And Hashem said to Moshe, "Come up the mountain to me and remain there and I will give to you the Tablets of stone and the Torah and the Mitzva that I have written to instruct them." And Moshe got up and Yehoshua his assistant and Moshe went up to the mountain of Hashem. He said to the elders, "Stay here until we return to you. Look, Aharon and Chur are with you, whoever has a need for litigation should go to them." Moshe went up to the mountain and the cloud covered the mountain.

These pessukim describe Moshe's ascent to Har Sinai for fourty days and nights and are obviously referring to what happened after Matan Torah. Why then does Rashi explain that the beginning of the perek is referring to what happened before Matan Torah? Why does he not explain simply like the Ramban that the whole perek is written in chronological order?

Why Rashi explains that the Parsha is not in chronological order

There are many explanations and considerations regarding Rashi's peshat:

- The Maharal points out that the machloket between Rashi and the Ramban is in fact a machloket in the mechilta that the Ramban quotes and that the mechilta says initially like Rashi. Rabbi Yehudah who argues in the mechilta and who says like the Ramban is a da'as yochid - an individual who argues against many. (In halachah if one individual argues against many the halachah is like the majority. The general principles of deciding who the halacha is like are not binding with regards to derush (Rabbi Moshe Aharon Stern z"l), nevertheless the majority explanation still carries more weight.)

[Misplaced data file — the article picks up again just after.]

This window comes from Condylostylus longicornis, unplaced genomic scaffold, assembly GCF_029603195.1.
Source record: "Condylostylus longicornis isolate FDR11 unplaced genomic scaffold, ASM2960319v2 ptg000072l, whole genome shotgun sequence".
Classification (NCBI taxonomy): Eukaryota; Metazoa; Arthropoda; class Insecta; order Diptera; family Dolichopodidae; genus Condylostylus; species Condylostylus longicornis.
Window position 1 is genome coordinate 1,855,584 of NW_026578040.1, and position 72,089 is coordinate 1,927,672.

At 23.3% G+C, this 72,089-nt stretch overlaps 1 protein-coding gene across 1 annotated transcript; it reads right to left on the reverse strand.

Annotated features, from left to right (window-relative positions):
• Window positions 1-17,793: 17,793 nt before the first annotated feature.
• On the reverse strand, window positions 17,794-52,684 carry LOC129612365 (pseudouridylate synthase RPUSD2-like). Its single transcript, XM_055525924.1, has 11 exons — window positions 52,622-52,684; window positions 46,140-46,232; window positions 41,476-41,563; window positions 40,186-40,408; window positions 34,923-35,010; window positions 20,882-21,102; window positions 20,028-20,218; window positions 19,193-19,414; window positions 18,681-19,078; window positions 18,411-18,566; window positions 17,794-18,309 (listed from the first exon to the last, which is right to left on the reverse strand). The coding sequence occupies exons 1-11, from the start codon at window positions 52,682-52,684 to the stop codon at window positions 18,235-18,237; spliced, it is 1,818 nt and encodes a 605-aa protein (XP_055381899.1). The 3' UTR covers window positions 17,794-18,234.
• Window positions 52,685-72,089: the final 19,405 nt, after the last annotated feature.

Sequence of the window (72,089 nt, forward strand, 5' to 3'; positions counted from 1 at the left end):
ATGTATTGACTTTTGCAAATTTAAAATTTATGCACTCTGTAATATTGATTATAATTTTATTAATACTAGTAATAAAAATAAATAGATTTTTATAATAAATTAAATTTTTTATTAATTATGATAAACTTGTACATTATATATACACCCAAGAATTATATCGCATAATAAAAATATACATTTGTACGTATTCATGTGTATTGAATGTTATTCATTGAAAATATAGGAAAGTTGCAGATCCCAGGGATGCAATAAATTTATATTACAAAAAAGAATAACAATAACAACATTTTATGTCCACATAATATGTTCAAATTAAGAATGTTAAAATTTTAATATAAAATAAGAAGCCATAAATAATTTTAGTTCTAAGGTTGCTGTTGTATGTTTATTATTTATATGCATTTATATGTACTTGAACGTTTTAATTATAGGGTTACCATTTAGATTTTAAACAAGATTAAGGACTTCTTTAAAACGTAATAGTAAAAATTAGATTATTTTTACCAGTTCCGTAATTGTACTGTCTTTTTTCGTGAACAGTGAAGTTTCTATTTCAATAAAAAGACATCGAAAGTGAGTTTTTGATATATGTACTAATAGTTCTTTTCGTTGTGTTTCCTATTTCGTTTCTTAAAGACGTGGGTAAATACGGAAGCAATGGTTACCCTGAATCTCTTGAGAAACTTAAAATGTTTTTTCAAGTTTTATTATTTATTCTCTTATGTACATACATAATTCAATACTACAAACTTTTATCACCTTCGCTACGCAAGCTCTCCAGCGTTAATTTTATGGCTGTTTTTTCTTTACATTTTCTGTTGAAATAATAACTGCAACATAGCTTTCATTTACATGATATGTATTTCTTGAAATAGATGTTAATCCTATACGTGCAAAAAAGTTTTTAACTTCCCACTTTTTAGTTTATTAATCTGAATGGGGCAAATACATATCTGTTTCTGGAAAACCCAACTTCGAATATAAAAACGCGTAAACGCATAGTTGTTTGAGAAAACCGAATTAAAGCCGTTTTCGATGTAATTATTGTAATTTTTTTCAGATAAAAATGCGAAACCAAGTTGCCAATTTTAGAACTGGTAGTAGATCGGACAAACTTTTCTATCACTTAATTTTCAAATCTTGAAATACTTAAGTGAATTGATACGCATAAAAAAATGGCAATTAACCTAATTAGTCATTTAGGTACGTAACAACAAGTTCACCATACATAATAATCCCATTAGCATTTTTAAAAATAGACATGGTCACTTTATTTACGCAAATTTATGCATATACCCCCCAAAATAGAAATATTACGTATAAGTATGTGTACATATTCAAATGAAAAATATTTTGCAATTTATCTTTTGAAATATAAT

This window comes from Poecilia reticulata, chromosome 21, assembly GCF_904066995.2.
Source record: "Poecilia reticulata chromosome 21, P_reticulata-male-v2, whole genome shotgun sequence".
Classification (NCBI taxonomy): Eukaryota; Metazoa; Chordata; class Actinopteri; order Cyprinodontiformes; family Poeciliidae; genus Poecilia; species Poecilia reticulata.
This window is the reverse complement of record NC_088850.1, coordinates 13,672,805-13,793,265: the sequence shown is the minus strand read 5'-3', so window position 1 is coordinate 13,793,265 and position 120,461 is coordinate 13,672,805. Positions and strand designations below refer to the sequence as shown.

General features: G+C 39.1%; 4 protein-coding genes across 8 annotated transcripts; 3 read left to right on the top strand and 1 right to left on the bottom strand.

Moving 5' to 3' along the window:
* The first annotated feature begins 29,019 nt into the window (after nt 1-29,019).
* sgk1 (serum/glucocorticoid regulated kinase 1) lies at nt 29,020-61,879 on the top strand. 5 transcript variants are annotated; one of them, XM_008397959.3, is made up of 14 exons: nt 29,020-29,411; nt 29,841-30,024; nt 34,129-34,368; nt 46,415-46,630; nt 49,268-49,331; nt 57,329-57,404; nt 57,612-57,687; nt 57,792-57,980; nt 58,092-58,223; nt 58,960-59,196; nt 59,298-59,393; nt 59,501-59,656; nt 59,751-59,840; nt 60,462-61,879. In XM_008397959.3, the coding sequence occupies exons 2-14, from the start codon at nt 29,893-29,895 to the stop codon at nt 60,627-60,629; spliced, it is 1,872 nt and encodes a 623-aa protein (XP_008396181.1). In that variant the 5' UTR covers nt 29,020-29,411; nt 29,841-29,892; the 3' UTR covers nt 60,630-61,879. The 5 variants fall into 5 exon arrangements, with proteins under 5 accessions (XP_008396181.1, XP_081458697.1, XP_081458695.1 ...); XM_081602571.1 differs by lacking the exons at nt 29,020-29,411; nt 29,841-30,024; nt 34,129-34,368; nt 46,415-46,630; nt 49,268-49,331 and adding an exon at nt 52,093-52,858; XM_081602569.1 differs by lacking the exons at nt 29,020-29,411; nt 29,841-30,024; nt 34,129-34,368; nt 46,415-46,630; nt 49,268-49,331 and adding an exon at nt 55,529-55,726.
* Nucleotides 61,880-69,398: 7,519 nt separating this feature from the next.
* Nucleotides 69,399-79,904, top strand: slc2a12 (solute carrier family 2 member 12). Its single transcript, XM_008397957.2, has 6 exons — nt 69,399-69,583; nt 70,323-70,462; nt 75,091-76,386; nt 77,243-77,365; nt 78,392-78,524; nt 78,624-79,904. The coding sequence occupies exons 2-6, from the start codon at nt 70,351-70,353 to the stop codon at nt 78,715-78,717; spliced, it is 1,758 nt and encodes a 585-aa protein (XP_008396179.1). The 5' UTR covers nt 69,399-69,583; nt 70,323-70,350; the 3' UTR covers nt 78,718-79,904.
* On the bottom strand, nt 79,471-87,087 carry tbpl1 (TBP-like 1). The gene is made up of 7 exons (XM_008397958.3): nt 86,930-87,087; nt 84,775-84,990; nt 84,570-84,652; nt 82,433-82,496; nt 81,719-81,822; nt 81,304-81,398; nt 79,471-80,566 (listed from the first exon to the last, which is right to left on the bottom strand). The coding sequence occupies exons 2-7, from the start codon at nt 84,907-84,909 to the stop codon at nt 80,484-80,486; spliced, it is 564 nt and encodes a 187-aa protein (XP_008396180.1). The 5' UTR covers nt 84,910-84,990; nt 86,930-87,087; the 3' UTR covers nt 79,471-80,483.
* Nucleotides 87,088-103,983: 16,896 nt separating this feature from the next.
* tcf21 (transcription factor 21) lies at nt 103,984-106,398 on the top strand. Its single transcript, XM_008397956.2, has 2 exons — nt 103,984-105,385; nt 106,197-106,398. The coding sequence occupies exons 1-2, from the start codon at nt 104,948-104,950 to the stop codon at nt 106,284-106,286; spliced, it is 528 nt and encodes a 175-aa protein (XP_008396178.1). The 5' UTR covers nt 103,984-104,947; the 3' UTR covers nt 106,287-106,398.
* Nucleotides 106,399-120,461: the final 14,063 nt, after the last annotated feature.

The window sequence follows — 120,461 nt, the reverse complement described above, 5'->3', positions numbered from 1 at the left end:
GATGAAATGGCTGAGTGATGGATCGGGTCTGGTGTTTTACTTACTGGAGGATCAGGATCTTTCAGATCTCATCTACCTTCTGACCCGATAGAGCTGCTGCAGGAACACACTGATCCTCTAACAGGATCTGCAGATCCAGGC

- The gemara says that the benei yisrael entered into a bris (covenant) with Hashem through milah, dam (blood) and tevillah. Rashi is of the opinion that all of these must have been performed before Matan Torah, therefore he explains that these pessukim that describe the korbanot (whose dam was the dam bris) brought by the bechorot (first born) must have occurred before Matan Torah. According to the Ramban the dam bris was brought after Matan Torah.

- The He'emek Davar asks on the Ramban from the gemara says in Masechet Shabbat (88a) that Moshe built a mizbeach on the fifth of Sivan. According to Rashi this fits perfectly into the pessukim. The parshah starts on the 4th of Sivan, then on the next day which is the fifth, וַיַּשְׁכֵּם בַּבֹּקֶר, וַיִּבֶן מִזְבֵּחַ תַּחַת הָהָר. - "Moshe got up early and built a mizbeach at the foot of the mountain." According to the Ramban there is no mention in the Torah that Moshe built a mizbeach before Matan Torah! (see He'emek Davar for a further discussion of this point.)

- The He'emek Davar asks another question on the Ramban from the gemara in Masechet Chagigah (6a) that says that the Korban Chagigah (the korban shelamim that is brought on the sholosh regalim) and the Korban Tamid (the daily olah that was brought in the morning and in the evening) were brought לפני הדיבור. Rashi there explains that this means that they were brought before the Aseret Hadibrot were given. According to the Ramban these korbanot were brought after Matan Torah?